Wellesley College Celebrates the Class of 2020 in a Virtual Ceremony
The bells of Wellesley College’s carillon ring out from Galen Stone Tower in Green Hall, and aerial views of favorite campus landmarks like Alumnae Hall, Lulu, Lake Waban, and Tower Court come into view—on thousands of screens around the world.
On May 31, Wellesley College conferred the degrees of 569 members of the class of 2020 and celebrated its seniors in a virtual ceremony. Due to the pandemic, the College was unable to host in-person commencement exercises this year and plans to hold an in-person celebration next year.
Following an invocation from Dean of Religious and Spiritual Life Jacquelina Marquez, senior members of the Wellesley College Choir performed “To Alma Mater,” their voices and harmonies compiled from submitted videos from across the country.
Then Sam Churchill, class of 2020 student speaker, addressed her fellow seniors. “As lei after lei is placed around your neck, expectation after expectation is also rested on your shoulders. Each is an honor to carry with you, but a heavy weight when taken together,” she said. “You now have a degree from Wellesley College, and at least four years worth of people you love and admire telling you how you’re going to change the world some day.” In Churchill’s home state of Hawai’i, family members and friends traditionally drape leis over graduates.
“When you feel burdened by these expectations, know that a sibling’s role in this tradition is to hold the extra lei for you, when they have been stacked so high that you cannot see over the top…Because together, we are boundless. We have never been the type of class to go quietly,” Churchill said.
“You have all touched more lives than you realize...By being unapologetically yourselves—passionate, loud, nasty, but also compassionate, unsure, and vulnerable—you gave me the confidence to do the same,” Churchill said. “[You] taught me more about the world than I learned in any class. By embracing your own histories, you helped me to see that I didn’t have to build walls between where I am from and where I am going, but that I could build bridges.”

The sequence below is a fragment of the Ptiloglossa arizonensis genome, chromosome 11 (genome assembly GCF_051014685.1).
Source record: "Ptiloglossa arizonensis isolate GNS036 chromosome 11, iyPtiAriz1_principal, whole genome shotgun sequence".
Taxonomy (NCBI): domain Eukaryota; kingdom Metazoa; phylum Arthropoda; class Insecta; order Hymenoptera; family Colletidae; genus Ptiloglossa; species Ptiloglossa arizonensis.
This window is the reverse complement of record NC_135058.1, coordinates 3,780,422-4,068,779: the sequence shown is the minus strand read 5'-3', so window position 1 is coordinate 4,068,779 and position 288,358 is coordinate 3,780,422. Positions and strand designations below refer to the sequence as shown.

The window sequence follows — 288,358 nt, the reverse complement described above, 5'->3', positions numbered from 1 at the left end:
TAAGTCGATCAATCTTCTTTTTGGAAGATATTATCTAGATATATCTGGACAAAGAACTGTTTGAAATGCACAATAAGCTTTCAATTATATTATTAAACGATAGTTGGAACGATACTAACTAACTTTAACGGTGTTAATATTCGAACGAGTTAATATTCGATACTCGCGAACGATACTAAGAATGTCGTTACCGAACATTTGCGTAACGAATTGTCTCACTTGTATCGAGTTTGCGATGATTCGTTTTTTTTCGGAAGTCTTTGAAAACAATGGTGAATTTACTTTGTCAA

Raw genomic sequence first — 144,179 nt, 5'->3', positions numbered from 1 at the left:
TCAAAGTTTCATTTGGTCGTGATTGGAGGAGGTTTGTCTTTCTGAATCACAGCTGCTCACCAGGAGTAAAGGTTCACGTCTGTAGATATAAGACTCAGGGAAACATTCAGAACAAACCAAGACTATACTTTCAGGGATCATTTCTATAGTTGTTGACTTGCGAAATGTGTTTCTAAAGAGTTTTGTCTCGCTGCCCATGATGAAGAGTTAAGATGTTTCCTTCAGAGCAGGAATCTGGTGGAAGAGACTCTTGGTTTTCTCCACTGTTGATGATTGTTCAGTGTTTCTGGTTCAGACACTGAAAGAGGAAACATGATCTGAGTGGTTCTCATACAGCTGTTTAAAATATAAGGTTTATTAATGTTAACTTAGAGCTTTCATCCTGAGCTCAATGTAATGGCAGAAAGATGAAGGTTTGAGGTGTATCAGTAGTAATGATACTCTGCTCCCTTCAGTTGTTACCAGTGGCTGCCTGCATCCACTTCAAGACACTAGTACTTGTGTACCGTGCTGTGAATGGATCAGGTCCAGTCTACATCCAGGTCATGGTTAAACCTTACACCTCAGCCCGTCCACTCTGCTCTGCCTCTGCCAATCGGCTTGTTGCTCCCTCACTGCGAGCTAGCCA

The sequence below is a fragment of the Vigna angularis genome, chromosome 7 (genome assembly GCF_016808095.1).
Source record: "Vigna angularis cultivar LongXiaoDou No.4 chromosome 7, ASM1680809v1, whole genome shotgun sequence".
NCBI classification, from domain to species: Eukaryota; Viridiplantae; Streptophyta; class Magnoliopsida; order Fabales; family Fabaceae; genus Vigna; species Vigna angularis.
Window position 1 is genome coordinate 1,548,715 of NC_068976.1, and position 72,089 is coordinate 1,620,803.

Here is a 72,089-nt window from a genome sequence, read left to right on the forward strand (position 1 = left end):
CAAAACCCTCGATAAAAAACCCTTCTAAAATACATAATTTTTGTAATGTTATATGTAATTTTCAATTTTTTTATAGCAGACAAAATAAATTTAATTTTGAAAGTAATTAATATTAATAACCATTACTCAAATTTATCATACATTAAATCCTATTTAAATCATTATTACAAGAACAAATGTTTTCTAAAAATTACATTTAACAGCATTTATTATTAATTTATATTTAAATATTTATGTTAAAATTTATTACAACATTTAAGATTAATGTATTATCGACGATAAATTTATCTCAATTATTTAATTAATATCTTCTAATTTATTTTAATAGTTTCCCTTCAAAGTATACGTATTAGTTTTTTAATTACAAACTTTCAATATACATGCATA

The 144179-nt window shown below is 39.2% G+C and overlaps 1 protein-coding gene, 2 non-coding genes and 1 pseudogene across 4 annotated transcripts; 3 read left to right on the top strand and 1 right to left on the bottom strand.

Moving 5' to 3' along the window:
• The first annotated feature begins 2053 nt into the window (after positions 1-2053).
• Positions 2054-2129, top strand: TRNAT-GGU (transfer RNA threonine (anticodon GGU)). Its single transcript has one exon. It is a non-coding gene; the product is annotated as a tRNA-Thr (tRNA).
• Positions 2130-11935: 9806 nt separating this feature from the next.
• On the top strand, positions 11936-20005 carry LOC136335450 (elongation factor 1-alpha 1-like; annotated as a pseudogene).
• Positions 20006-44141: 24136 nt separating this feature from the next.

“Class of 2020, if I know anything, I know this: You are ready. More than ready for whatever comes next. The degrees you receive today are a testament to four years of hard work, discovery, growth, and challenge. For the rest of your life, they will open doors to a future you can’t yet imagine; to new opportunities and new friendships, new ideas, and new options,” President Paula Johnson said in her remarks to the class, pre-recorded from a podium in Alumnae Hall.
“You have worked hard to equip yourselves to make a difference in the world. Now you must answer this question: What kind of difference will you make? You will have no shortage of options,” Johnson continued. “The pandemic has shone a harsh light on some of the world’s most urgent problems. The widening chasm between rich and poor, the displacement of science by special interests and viral disinformation. The ways that race and gender limit options and threaten life itself.”
Johnson referenced the recent death of a young alumna, Rana Zoe Mungin ’11, from COVID-19, which she wrote about in a CNN op-ed that ran on May 31 as well. “Did the fact that she was a young black woman affect her quality of care? While we may never know for sure, it seems all too likely. Each of you has a role to play in tackling this kind of injustice. This is true for every graduating class, but especially for yours,” she said.